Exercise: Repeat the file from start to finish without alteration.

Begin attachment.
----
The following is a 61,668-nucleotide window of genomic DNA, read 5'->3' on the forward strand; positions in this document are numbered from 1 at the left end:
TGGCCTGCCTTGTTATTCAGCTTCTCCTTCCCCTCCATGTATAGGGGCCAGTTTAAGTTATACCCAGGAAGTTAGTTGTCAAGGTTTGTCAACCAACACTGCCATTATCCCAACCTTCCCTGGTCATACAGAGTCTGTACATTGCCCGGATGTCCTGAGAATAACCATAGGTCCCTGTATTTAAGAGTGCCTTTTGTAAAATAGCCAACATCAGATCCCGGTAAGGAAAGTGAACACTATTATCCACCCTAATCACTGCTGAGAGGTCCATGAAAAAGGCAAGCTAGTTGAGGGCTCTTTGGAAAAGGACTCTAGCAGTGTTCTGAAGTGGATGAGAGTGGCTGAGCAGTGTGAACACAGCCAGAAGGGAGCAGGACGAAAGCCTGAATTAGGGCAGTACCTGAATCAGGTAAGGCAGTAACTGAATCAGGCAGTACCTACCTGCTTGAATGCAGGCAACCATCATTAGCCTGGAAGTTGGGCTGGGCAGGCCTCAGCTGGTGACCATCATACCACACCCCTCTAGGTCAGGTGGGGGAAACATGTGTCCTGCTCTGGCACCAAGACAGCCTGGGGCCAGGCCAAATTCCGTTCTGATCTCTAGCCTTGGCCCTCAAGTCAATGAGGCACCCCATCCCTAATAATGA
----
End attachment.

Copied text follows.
The following is a 61,668-nucleotide window of genomic DNA, read 5'->3' on the forward strand; positions in this document are numbered from 1 at the left end:
TGGCCTGCCTTGTTATTCAGCTTCTCCTTCCCCTCCATGTATAGGGGCCAGTTTAAGTTATACCCAGGAAGTTAGTTGTCAAGGTTTGTCAACCAACACTGCCATTATCCCAACCTTCCCTGGTCATACAGAGTCTGTACATTGCCCGGATGTCCTGAGAATAACCATAGGTCCCTGTATTTAAGAGTGCCTTTTGTAAAATAGCCAACATCAGATCCCGGTAAGGAAAGTGAACACTATTATCCACCCTAATCACTGCTGAGAGGTCCATGAAAAAGGCAAGCTAGTTGAGGGCTCTTTGGAAAAGGACTCTAGCAGTGTTCTGAAGTGGATGAGAGTGGCTGAGCAGTGTGAACACAGCCAGAAGGGAGCAGGACGAAAGCCTGAATTAGGGCAGTACCTGAATCAGGTAAGGCAGTAACTGAATCAGGCAGTACCTACCTGCTTGAATGCAGGCAACCATCATTAGCCTGGAAGTTGGGCTGGGCAGGCCTCAGCTGGTGACCATCATACCACACCCCTCTAGGTCAGGTGGGGGAAACATGTGTCCTGCTCTGGCACCAAGACAGCCTGGGGCCAGGCCAAATTCCGTTCTGATCTCTAGCCTTGGCCCTCAAGTCAATGAGGCACCCCATCCCTAATAATGA